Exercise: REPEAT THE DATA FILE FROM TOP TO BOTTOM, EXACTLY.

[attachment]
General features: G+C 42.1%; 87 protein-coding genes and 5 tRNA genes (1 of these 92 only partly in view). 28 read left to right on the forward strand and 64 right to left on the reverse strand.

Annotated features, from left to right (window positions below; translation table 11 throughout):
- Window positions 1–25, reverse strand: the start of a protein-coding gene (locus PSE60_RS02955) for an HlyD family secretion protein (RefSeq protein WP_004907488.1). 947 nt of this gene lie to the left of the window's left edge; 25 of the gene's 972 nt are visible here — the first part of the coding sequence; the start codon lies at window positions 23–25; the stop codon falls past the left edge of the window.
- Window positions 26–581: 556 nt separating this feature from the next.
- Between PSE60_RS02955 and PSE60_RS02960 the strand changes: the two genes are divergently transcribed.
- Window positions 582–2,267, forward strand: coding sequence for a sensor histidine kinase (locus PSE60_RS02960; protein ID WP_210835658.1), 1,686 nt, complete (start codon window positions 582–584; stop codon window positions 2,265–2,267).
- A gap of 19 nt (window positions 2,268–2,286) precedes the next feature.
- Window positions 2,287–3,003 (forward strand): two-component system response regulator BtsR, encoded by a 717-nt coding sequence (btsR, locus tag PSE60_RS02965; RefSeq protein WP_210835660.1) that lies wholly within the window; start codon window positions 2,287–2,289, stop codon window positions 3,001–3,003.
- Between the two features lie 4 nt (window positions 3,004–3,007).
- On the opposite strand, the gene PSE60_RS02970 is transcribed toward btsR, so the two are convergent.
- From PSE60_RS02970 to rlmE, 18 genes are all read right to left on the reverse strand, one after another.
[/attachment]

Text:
General features: G+C 42.1%; 87 protein-coding genes and 5 tRNA genes (1 of these 92 only partly in view). 28 read left to right on the forward strand and 64 right to left on the reverse strand.

Annotated features, from left to right (window positions below; translation table 11 throughout):
- Window positions 1–25, reverse strand: the start of a protein-coding gene (locus PSE60_RS02955) for an HlyD family secretion protein (RefSeq protein WP_004907488.1). 947 nt of this gene lie to the left of the window's left edge; 25 of the gene's 972 nt are visible here — the first part of the coding sequence; the start codon lies at window positions 23–25; the stop codon falls past the left edge of the window.
- Window positions 26–581: 556 nt separating this feature from the next.
- Between PSE60_RS02955 and PSE60_RS02960 the strand changes: the two genes are divergently transcribed.
- Window positions 582–2,267, forward strand: coding sequence for a sensor histidine kinase (locus PSE60_RS02960; protein ID WP_210835658.1), 1,686 nt, complete (start codon window positions 582–584; stop codon window positions 2,265–2,267).
- A gap of 19 nt (window positions 2,268–2,286) precedes the next feature.
- Window positions 2,287–3,003 (forward strand): two-component system response regulator BtsR, encoded by a 717-nt coding sequence (btsR, locus tag PSE60_RS02965; RefSeq protein WP_210835660.1) that lies wholly within the window; start codon window positions 2,287–2,289, stop codon window positions 3,001–3,003.
- Between the two features lie 4 nt (window positions 3,004–3,007).
- On the opposite strand, the gene PSE60_RS02970 is transcribed toward btsR, so the two are convergent.
- From PSE60_RS02970 to rlmE, 18 genes are all read right to left on the reverse strand, one after another.